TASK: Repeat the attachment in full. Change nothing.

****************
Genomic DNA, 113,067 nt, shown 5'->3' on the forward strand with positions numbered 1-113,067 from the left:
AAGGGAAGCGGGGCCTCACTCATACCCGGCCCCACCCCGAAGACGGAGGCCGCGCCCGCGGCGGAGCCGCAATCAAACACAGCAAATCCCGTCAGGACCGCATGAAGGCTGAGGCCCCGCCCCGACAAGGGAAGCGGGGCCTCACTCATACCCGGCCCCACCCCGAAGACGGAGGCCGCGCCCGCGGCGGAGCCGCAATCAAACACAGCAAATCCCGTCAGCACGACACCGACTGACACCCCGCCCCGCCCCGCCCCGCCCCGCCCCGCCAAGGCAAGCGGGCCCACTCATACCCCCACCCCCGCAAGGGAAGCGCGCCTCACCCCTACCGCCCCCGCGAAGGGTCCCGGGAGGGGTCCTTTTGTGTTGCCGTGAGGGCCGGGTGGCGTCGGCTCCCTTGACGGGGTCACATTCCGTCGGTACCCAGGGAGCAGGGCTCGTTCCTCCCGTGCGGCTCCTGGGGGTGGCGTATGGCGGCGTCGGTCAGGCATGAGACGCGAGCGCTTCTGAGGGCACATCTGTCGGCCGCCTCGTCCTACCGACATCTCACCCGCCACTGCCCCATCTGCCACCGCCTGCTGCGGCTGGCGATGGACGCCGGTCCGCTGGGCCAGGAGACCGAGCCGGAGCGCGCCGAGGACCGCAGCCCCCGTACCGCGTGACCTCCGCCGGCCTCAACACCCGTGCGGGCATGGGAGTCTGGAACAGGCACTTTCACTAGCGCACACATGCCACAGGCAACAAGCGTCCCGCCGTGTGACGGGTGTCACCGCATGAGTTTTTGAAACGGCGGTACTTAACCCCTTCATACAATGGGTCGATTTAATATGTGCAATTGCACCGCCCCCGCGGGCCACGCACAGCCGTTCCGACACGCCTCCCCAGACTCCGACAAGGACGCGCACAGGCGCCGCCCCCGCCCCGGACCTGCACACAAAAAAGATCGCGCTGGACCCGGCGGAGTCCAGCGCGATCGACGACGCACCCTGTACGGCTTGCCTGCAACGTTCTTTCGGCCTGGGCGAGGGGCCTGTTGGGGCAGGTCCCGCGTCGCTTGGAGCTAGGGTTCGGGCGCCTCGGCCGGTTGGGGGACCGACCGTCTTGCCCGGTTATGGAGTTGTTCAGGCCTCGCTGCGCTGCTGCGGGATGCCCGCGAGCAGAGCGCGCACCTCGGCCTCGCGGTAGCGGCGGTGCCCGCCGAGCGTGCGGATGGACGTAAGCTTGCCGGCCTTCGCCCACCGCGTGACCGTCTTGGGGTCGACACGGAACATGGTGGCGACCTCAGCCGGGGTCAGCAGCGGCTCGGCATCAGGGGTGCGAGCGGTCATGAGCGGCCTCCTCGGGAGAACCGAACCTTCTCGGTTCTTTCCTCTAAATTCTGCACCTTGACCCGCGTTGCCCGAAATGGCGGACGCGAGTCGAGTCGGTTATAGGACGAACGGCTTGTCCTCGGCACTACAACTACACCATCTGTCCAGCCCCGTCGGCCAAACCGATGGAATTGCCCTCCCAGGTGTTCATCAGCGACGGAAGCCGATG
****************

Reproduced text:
Genomic DNA, 113,067 nt, shown 5'->3' on the forward strand with positions numbered 1-113,067 from the left:
AAGGGAAGCGGGGCCTCACTCATACCCGGCCCCACCCCGAAGACGGAGGCCGCGCCCGCGGCGGAGCCGCAATCAAACACAGCAAATCCCGTCAGGACCGCATGAAGGCTGAGGCCCCGCCCCGACAAGGGAAGCGGGGCCTCACTCATACCCGGCCCCACCCCGAAGACGGAGGCCGCGCCCGCGGCGGAGCCGCAATCAAACACAGCAAATCCCGTCAGCACGACACCGACTGACACCCCGCCCCGCCCCGCCCCGCCCCGCCCCGCCAAGGCAAGCGGGCCCACTCATACCCCCACCCCCGCAAGGGAAGCGCGCCTCACCCCTACCGCCCCCGCGAAGGGTCCCGGGAGGGGTCCTTTTGTGTTGCCGTGAGGGCCGGGTGGCGTCGGCTCCCTTGACGGGGTCACATTCCGTCGGTACCCAGGGAGCAGGGCTCGTTCCTCCCGTGCGGCTCCTGGGGGTGGCGTATGGCGGCGTCGGTCAGGCATGAGACGCGAGCGCTTCTGAGGGCACATCTGTCGGCCGCCTCGTCCTACCGACATCTCACCCGCCACTGCCCCATCTGCCACCGCCTGCTGCGGCTGGCGATGGACGCCGGTCCGCTGGGCCAGGAGACCGAGCCGGAGCGCGCCGAGGACCGCAGCCCCCGTACCGCGTGACCTCCGCCGGCCTCAACACCCGTGCGGGCATGGGAGTCTGGAACAGGCACTTTCACTAGCGCACACATGCCACAGGCAACAAGCGTCCCGCCGTGTGACGGGTGTCACCGCATGAGTTTTTGAAACGGCGGTACTTAACCCCTTCATACAATGGGTCGATTTAATATGTGCAATTGCACCGCCCCCGCGGGCCACGCACAGCCGTTCCGACACGCCTCCCCAGACTCCGACAAGGACGCGCACAGGCGCCGCCCCCGCCCCGGACCTGCACACAAAAAAGATCGCGCTGGACCCGGCGGAGTCCAGCGCGATCGACGACGCACCCTGTACGGCTTGCCTGCAACGTTCTTTCGGCCTGGGCGAGGGGCCTGTTGGGGCAGGTCCCGCGTCGCTTGGAGCTAGGGTTCGGGCGCCTCGGCCGGTTGGGGGACCGACCGTCTTGCCCGGTTATGGAGTTGTTCAGGCCTCGCTGCGCTGCTGCGGGATGCCCGCGAGCAGAGCGCGCACCTCGGCCTCGCGGTAGCGGCGGTGCCCGCCGAGCGTGCGGATGGACGTAAGCTTGCCGGCCTTCGCCCACCGCGTGACCGTCTTGGGGTCGACACGGAACATGGTGGCGACCTCAGCCGGGGTCAGCAGCGGCTCGGCATCAGGGGTGCGAGCGGTCATGAGCGGCCTCCTCGGGAGAACCGAACCTTCTCGGTTCTTTCCTCTAAATTCTGCACCTTGACCCGCGTTGCCCGAAATGGCGGACGCGAGTCGAGTCGGTTATAGGACGAACGGCTTGTCCTCGGCACTACAACTACACCATCTGTCCAGCCCCGTCGGCCAAACCGATGGAATTGCCCTCCCAGGTGTTCATCAGCGACGGAAGCCGATG